If they are not, make sure they are in the mods-available directory located at /etc/apache2/mods-available/. If they are in the mods-available directory, all you need to do is symbolically link them into the mods-enabled directory.

sudo ln -s /etc/apache2/mods-available/userdir.conf /etc/apache2/mods-enabled/userdir.conf
sudo ln -s /etc/apache2/mods-available/userdir.load /etc/apache2/mods-enabled/userdir.load

Step 3, You’ll need to restart apache2 in order to activate the userdir module.

sudo /etc/init.d/apache2 restart

Step 4, Now that the userdir module is active you can now add the “public_html” directory to any user that wants a website.

Normal command line steps might look something like this.

For yourself

 
cd ~
mkdir public_html
echo "test" > public_html/index.html

Or for another account

 
sudo mkdir /home/USER/public_html
sudo echo "test" > home/USER/public_html/index.html

Step 5, You should now be able to type in your browser http://server.com/~dmccoy and see “test” if you get a Forbidden error, you’ll need to change the permissions on your home directory folder and your public_html folder.

 
chmod 701 /home/dmccoy
chmod 705 /home/dmccoy/public_html

Repeat steps 4 and 5 for every account that would like web access.

Apache 2 Module mod_userdir
Apache 1.3 Module mod_userdir
Per-user web directories

Installing and setting up Apache2 with Vhosts – Ubuntu

Posted by | Posted in Command-Line, Guides, Linux, Ubuntu | Posted on 22-07-2009

Apache is the most widely used website hosting applications. At the time of this article, Apache is reported to have about 70% of the market. While Microsoft IIS has dropped dramatically to 30%. I’ve personally been using Apache for the last 15 years had have never ever had any problems with the application. All the problems I’ve had were related to typos in my configuration files.

To get Apache up and running, you need to do 2 things.

1) install apache
2) start apache

That is basically all you need to know, to get apache up and running. Fairly simple. But of course human nature creeps in and we want to start customizing and personalizing.

To Installing apache2 via apt-get:

sudo apt-get install apache2

Starting apache2 for the first time

sudo /etc/init.d/apache2 start

If you get this error:

apache2: Could not determine the server’s fully qualified domain name, using 127.0.0.1 for ServerName

You need to add “ServerName localhost” to the “/etc/apache2/conf.d/fqdn” file. This can all be done in a single command:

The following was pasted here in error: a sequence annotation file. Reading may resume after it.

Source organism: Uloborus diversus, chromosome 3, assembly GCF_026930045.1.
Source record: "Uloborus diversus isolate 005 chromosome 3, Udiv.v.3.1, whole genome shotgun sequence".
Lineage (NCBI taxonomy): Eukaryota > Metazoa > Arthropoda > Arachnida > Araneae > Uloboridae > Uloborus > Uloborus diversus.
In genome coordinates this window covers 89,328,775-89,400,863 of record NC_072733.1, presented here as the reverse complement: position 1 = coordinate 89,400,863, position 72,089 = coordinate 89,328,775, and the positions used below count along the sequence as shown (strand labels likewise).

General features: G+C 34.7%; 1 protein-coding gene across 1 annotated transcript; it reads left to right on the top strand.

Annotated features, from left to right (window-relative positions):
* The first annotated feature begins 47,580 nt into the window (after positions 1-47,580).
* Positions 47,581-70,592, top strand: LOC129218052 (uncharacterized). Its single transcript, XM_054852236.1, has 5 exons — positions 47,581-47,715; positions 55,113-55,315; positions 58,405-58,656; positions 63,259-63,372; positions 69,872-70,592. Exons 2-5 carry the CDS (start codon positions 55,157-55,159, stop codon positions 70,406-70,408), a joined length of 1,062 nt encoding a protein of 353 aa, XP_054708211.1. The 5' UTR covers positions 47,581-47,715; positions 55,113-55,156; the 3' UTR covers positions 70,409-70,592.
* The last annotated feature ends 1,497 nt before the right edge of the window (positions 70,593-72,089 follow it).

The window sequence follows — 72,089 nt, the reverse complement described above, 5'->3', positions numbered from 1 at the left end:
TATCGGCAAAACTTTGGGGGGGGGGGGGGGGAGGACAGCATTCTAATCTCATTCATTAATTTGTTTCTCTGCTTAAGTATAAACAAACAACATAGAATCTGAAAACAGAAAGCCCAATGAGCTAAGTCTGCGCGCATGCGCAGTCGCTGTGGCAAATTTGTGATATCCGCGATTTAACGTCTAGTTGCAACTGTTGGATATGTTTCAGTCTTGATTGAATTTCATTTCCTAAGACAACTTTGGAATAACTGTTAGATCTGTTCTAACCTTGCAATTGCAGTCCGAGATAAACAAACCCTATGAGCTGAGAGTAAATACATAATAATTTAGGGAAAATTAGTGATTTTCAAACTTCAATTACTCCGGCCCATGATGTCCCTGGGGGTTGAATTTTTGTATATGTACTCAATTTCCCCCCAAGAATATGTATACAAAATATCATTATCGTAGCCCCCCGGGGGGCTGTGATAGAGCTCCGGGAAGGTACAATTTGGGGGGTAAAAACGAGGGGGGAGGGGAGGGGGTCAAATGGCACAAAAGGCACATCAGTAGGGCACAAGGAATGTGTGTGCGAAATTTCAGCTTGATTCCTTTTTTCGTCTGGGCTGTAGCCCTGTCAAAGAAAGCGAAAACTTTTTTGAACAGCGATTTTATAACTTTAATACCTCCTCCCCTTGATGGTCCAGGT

echo "ServerName localhost" | sudo tee /etc/apache2/conf.d/fqdn

If you need to Start|Stop|Reload|etc Apache’s httpd daemon on Ubuntu, you’d want to use the “/etc/init.d/apache2″ commands:

Usage: /etc/init.d/apache2 {
start
stop
restart
reload
force-reload
start-htcacheclean
stop-htcacheclean
status
}

If you are using any other operating system, you’d want to use the apachectl command:

apachectl – Apache HTTP Server Control Interface

/usr/sbin/apachectl

apachectl commands

start : Loads the org.apache.httpd launchd job.
stop, graceful-stop : Unloads the org.apache.httpd launchd job.
restart, graceful : Unloads, then loads the org.apache.httpd launchd job.
fullstatus : Displays  a  full status report from mod_status. For this to work, 
you need to have mod_status enabled on your server and a text-based 
browser such as lynx available on your system. The URL used to access the 
status report can be set by editing the STATUSURL variable in the script.
 
status : Displays a brief status report. Similar to the fullstatus option, except 
that the list of requests currently being served is omitted.
 
configtest : Run a configuration file syntax test. It parses the configuration files 
and either reports Syntax Ok or detailed information about  the  particular 
syntax error. This is equivalent to apachectl -t.
 
The following option was available in earlier versions but has been removed. 
(It is now built into the httpd daemon).
 
startssl : To  start  httpd  with  SSL  support,  you should edit your configuration 
file to include the relevant directives and then use the normal apachectl start.

The main files/directories you will be working with first are:
apache2.conf : the configuration file
sites-available : a directory to let Apache know what sites are available to be accessed by httpd
sites-enables : a directory to let Apache know which websites need to be loading on start

A list of the default apache2 configuration file structure in “/etc/apache2/”:

dmccoy@server:/etc/apache2# ls -l /etc/apache2/
total 48
-rw-r--r-- 1 root root 10104 2009-04-01 11:01 apache2.conf
drwxr-xr-x 2 root root  4096 2009-07-17 05:16 conf.d
-rw-r--r-- 1 root root   378 2009-04-01 11:01 envvars
-rw-r--r-- 1 root root     0 2009-07-13 10:57 httpd.conf
drwxr-xr-x 2 root root 12288 2009-07-17 05:16 mods-available
drwxr-xr-x 2 root root  4096 2009-07-13 10:57 mods-enabled
-rw-r--r-- 1 root root   513 2009-04-01 11:01 ports.conf
drwxr-xr-x 2 root root  4096 2009-07-22 00:54 sites-available
drwxr-xr-x 2 root root  4096 2009-07-13 10:57 sites-enabled

The default web site is located at:

/var/www/index.html